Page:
France is to build two underground "laboratories" to test the concept of deep burial of nuclear wastes, it was announced last night following four hours of inter-ministerial talks involving prime minister Lionel Jospin. Environment minister Dominique Voynet, who supports surface storage of nuclear waste, emerged saying she had felt out of place "all of the time". The government has promised that the new laboratories will respect the principle of "reversibility," meaning that wastes should be capable of being removed at any time. But environmental group Greenpeace is sceptical that reversibility can be guaranteed. "We are very critical of this announcement and we see it as a serious victory for the pro-nuclear lobby," Jean-Luc Thierry of Greenpeace France told ENDS Daily. "The guarantees of reversibility are just not there," he added. Under a separate decision announced last night, the government is to set up an independent nuclear control authority. The new body will have regulatory powers and will be able to sanction power station operators who do not come up to scratch. A formal legislative proposal will be put forward early next year. But Greenpeace has already expressed scepticism over just how independent the new body will really be. "The head of the authority will be chosen by the environment minister and approved by a parliament made up of a majority of pro-nuclear parliamentarians," complained Mr Thierry. France relies on nuclear energy to produce around 80% of its electricity.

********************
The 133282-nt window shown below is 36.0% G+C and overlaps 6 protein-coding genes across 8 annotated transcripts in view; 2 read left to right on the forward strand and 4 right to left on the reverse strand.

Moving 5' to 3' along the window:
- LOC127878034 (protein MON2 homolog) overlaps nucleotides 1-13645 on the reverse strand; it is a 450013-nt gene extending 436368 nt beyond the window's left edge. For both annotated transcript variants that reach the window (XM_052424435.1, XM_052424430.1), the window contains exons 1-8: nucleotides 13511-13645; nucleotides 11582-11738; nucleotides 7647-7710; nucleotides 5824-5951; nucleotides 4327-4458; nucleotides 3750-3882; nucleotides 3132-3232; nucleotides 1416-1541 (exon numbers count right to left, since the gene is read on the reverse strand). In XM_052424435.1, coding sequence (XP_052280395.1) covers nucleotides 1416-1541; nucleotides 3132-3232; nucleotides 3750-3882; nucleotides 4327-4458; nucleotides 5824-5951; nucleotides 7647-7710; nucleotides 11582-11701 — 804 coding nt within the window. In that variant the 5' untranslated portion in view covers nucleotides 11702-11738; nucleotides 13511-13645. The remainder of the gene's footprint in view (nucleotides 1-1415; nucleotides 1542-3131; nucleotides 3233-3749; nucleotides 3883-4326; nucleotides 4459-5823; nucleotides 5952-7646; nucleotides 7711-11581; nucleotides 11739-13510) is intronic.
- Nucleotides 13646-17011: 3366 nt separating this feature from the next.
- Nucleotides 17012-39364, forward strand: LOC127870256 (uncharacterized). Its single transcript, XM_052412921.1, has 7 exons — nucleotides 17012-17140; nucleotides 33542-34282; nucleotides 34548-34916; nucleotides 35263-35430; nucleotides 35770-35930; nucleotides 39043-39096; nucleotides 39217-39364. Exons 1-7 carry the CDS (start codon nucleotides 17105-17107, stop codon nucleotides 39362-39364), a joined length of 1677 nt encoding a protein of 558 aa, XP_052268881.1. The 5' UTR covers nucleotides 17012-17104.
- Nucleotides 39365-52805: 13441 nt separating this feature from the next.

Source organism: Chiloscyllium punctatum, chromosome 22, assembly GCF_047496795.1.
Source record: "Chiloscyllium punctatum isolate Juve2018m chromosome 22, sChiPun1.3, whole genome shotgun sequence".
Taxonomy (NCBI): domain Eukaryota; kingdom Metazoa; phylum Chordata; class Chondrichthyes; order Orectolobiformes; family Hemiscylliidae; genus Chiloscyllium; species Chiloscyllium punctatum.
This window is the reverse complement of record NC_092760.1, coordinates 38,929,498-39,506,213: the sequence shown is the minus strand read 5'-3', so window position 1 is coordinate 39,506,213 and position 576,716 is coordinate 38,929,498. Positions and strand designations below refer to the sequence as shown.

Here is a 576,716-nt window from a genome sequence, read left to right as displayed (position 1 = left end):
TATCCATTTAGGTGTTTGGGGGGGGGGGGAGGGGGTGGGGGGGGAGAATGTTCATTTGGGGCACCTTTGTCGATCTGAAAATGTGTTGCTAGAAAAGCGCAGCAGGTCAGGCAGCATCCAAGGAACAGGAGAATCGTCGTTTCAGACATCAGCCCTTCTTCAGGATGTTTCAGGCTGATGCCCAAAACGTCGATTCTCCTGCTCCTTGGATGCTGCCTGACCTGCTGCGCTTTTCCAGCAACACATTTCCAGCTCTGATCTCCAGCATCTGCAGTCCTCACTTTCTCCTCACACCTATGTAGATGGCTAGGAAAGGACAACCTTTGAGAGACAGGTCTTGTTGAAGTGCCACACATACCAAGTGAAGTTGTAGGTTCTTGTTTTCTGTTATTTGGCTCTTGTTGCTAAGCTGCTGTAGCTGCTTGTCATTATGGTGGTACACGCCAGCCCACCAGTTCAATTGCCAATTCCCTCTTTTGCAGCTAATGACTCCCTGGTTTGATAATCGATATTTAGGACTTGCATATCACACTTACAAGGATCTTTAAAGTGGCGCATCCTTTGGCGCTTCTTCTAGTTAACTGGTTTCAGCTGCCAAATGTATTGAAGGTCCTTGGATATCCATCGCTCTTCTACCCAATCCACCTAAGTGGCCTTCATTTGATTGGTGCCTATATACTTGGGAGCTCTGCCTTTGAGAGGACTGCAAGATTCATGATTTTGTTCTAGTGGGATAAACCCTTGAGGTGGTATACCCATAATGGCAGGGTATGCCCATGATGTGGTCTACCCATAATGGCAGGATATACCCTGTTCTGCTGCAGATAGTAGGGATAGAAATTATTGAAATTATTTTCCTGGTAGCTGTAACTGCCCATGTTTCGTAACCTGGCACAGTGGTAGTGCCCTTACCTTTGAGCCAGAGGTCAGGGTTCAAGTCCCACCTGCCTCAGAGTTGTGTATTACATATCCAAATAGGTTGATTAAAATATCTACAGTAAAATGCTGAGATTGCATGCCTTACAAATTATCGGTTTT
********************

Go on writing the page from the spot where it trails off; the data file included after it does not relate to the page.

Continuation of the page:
Not a subscriber?
Take a free trial now to discover the critical insights and updates our coverage offers subscribers.